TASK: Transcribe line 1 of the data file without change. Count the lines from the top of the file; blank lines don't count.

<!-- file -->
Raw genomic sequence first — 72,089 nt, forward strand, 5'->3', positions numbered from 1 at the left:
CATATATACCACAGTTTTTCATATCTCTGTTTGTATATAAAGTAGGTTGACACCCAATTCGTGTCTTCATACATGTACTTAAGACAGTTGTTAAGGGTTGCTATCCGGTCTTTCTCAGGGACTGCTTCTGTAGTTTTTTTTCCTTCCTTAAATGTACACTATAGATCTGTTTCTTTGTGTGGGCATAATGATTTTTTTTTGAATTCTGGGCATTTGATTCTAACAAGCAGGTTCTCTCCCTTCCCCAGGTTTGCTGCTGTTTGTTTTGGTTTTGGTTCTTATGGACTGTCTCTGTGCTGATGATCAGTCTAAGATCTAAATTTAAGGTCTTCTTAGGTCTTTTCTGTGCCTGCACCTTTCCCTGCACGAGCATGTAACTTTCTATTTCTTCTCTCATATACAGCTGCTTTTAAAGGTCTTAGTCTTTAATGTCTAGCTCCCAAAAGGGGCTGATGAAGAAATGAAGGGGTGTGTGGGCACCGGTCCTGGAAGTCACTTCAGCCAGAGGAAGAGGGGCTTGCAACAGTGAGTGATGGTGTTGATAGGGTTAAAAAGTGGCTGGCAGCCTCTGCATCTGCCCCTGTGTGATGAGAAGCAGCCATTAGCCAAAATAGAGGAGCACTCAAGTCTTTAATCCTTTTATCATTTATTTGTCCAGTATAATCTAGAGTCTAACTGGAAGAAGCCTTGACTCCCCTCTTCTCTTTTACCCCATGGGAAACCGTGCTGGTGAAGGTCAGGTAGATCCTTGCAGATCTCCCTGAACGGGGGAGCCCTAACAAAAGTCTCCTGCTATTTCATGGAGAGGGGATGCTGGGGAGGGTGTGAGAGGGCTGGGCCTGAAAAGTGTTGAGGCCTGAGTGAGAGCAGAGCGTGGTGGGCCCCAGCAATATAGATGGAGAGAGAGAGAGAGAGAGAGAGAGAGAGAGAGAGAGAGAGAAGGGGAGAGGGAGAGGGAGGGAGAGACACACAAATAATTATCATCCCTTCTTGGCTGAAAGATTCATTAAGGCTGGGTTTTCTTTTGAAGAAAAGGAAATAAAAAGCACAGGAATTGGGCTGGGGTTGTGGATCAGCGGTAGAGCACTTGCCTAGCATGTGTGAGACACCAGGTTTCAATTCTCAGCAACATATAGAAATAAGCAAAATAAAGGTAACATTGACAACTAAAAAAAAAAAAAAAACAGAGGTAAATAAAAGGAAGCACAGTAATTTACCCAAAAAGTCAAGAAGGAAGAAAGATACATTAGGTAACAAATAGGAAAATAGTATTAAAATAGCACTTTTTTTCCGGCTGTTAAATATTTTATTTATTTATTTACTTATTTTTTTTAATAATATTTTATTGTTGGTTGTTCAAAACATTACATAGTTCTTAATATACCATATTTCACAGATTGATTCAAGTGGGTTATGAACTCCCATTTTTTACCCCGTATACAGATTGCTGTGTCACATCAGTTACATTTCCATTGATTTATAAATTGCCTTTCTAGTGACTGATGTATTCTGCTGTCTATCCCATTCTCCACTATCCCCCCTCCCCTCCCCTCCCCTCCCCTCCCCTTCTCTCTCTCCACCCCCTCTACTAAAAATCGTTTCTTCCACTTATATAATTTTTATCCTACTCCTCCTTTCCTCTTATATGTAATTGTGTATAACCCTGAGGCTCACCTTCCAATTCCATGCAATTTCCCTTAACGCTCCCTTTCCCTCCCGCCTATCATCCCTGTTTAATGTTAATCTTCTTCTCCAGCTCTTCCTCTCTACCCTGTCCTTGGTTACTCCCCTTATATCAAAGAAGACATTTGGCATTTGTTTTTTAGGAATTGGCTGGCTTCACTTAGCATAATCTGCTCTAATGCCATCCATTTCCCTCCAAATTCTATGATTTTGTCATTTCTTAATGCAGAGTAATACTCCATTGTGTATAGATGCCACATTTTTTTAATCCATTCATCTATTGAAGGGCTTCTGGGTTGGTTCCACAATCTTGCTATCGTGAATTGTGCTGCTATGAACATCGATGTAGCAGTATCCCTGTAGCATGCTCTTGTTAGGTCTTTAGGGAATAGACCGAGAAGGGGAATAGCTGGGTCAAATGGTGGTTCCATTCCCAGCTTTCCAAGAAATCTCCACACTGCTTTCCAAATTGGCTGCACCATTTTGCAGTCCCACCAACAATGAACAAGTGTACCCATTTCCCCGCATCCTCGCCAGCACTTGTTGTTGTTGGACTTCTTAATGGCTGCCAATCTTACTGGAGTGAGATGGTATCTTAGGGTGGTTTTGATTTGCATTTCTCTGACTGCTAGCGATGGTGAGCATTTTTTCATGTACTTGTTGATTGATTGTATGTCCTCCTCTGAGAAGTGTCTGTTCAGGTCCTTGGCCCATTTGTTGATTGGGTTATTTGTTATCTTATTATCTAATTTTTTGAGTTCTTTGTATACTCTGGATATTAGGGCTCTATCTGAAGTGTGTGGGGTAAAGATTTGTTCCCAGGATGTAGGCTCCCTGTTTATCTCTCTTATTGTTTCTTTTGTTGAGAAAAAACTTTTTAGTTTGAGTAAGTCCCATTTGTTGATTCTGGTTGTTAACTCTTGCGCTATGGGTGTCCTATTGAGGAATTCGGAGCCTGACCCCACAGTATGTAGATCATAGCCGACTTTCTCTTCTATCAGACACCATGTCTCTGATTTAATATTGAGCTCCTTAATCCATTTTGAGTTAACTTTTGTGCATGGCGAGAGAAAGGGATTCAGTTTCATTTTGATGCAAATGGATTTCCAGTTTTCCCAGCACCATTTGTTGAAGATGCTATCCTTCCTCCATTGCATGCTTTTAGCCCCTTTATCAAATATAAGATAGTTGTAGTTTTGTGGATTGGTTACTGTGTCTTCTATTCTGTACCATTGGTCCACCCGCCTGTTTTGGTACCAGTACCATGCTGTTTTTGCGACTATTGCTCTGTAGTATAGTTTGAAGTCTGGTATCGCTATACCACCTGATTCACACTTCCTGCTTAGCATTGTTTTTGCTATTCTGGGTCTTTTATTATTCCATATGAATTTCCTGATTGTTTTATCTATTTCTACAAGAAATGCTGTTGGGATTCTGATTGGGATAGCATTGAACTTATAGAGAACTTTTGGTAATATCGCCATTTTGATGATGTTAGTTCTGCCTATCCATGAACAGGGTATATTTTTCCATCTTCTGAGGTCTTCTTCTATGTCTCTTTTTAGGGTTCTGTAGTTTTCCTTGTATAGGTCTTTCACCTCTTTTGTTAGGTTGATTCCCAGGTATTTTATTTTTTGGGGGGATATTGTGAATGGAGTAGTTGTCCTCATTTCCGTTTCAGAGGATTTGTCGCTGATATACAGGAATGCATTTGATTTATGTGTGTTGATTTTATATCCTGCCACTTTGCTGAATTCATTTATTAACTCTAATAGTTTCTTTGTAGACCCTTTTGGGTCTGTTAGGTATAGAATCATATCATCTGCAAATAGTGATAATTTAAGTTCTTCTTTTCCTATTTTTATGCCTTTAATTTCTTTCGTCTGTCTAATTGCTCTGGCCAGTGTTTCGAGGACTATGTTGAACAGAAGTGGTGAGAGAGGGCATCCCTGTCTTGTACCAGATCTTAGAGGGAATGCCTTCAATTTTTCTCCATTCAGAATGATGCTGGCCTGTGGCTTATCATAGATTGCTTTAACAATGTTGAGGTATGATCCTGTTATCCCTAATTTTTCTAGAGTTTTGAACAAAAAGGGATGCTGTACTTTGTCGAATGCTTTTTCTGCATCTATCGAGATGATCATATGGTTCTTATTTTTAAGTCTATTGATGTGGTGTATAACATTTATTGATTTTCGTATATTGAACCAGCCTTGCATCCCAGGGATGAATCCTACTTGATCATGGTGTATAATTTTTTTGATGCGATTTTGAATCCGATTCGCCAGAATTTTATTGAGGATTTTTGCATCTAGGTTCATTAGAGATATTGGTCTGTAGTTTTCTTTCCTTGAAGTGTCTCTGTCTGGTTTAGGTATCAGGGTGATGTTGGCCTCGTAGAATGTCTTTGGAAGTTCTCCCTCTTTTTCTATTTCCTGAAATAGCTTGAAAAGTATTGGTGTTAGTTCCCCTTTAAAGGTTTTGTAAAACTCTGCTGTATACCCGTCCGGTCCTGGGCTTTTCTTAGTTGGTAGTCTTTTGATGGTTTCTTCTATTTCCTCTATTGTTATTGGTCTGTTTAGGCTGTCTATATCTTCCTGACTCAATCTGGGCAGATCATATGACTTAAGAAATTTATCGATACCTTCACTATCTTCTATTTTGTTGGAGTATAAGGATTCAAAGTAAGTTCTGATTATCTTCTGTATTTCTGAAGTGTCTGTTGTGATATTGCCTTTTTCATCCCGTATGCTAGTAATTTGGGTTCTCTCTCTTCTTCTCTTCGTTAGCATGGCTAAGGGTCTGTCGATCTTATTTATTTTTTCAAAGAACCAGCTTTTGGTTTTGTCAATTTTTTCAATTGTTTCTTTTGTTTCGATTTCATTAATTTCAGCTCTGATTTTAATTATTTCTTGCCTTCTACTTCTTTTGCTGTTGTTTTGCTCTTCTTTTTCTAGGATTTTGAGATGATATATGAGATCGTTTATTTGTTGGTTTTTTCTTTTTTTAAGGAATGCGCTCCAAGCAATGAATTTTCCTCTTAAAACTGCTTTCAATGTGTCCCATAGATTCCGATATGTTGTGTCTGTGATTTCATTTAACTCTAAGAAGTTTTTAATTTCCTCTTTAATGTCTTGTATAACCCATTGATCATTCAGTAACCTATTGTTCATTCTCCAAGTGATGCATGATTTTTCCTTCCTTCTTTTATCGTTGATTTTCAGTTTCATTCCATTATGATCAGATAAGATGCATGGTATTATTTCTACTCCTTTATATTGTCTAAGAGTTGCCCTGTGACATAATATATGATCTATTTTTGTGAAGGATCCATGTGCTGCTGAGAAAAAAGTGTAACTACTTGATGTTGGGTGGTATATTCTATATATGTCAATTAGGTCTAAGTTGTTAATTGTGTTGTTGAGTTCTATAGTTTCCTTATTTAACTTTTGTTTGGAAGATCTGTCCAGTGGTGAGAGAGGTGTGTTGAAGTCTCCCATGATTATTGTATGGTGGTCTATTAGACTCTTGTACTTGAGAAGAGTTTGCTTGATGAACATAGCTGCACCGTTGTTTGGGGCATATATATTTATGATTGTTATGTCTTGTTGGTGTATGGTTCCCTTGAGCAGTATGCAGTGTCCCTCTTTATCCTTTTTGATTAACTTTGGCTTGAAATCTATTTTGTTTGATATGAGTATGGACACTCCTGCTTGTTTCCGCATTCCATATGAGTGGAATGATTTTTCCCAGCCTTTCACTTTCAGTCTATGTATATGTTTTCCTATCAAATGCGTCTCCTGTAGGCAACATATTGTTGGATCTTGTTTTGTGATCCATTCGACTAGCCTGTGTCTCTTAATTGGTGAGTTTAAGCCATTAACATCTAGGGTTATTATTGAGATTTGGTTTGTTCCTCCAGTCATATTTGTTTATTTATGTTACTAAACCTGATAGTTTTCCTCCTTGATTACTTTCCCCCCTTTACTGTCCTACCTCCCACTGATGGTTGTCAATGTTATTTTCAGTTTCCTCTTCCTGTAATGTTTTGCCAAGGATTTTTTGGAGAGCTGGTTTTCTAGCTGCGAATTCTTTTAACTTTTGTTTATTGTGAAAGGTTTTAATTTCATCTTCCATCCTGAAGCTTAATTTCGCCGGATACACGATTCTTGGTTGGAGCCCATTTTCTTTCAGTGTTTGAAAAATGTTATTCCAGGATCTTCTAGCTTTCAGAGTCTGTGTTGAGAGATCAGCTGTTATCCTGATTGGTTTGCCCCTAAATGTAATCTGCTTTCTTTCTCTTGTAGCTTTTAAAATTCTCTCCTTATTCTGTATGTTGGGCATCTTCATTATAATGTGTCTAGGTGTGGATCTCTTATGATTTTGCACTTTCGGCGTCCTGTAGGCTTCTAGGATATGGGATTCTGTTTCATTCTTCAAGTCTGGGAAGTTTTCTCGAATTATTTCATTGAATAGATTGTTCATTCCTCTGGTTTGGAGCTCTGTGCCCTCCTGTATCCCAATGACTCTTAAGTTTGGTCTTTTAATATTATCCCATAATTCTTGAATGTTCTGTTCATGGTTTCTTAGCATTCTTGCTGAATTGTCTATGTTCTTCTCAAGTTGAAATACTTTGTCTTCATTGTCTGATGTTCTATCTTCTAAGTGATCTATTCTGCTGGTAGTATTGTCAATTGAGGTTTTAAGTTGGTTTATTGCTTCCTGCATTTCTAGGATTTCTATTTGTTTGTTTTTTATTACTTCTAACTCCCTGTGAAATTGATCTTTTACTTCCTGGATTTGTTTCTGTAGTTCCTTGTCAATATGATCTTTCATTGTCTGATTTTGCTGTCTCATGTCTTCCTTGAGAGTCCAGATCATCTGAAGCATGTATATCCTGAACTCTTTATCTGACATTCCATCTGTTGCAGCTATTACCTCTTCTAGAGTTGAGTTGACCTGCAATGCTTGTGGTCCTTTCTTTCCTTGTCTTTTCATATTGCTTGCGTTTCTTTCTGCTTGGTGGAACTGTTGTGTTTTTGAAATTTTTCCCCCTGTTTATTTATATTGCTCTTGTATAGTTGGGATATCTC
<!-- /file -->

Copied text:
Raw genomic sequence first — 72,089 nt, forward strand, 5'->3', positions numbered from 1 at the left: